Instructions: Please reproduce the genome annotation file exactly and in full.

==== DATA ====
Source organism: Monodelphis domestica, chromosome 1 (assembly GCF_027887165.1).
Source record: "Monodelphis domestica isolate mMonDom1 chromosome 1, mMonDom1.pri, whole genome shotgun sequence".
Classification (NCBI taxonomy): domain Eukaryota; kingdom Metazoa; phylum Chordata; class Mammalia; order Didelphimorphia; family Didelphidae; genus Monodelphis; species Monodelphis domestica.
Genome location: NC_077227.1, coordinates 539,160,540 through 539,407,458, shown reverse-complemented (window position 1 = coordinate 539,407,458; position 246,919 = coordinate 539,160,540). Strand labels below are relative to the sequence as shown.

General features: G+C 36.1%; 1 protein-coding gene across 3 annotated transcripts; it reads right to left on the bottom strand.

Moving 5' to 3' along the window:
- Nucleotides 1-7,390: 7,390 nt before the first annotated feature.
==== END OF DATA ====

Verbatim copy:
Source organism: Monodelphis domestica, chromosome 1 (assembly GCF_027887165.1).
Source record: "Monodelphis domestica isolate mMonDom1 chromosome 1, mMonDom1.pri, whole genome shotgun sequence".
Classification (NCBI taxonomy): domain Eukaryota; kingdom Metazoa; phylum Chordata; class Mammalia; order Didelphimorphia; family Didelphidae; genus Monodelphis; species Monodelphis domestica.
Genome location: NC_077227.1, coordinates 539,160,540 through 539,407,458, shown reverse-complemented (window position 1 = coordinate 539,407,458; position 246,919 = coordinate 539,160,540). Strand labels below are relative to the sequence as shown.

General features: G+C 36.1%; 1 protein-coding gene across 3 annotated transcripts; it reads right to left on the bottom strand.

Moving 5' to 3' along the window:
- Nucleotides 1-7,390: 7,390 nt before the first annotated feature.